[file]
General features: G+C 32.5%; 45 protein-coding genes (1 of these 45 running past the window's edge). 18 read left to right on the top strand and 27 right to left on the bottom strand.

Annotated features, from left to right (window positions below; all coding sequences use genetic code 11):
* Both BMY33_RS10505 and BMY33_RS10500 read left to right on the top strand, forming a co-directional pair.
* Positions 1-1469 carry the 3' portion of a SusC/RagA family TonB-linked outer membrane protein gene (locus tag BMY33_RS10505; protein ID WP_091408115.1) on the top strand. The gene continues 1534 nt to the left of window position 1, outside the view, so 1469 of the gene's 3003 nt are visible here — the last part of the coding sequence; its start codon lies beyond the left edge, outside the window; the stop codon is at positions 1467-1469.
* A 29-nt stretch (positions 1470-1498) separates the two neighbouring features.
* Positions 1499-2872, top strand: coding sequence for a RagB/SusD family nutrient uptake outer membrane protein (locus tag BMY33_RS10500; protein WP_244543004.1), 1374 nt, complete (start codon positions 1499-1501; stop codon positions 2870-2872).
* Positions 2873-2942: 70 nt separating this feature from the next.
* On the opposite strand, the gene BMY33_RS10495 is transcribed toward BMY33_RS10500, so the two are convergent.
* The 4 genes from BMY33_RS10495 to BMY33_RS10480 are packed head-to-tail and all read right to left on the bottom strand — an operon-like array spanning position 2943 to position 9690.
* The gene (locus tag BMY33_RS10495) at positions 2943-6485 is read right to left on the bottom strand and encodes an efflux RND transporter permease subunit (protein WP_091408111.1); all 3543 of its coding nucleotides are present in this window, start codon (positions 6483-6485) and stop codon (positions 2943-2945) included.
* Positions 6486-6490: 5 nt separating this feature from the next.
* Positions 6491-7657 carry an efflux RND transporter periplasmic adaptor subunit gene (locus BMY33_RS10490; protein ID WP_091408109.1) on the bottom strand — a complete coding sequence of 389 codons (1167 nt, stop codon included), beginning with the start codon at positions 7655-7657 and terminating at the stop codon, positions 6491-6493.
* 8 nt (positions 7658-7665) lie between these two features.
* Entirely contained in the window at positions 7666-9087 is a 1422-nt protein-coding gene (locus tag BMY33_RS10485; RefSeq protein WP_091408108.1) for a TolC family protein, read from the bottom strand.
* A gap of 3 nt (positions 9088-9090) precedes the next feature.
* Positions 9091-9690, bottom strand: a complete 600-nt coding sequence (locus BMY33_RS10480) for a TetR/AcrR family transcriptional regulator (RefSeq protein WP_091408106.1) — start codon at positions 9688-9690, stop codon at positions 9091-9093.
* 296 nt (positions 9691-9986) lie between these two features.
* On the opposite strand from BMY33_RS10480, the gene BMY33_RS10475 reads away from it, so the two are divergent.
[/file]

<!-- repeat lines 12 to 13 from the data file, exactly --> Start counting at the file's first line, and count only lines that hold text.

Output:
* Positions 6491-7657 carry an efflux RND transporter periplasmic adaptor subunit gene (locus BMY33_RS10490; protein ID WP_091408109.1) on the bottom strand — a complete coding sequence of 389 codons (1167 nt, stop codon included), beginning with the start codon at positions 7655-7657 and terminating at the stop codon, positions 6491-6493.
* 8 nt (positions 7658-7665) lie between these two features.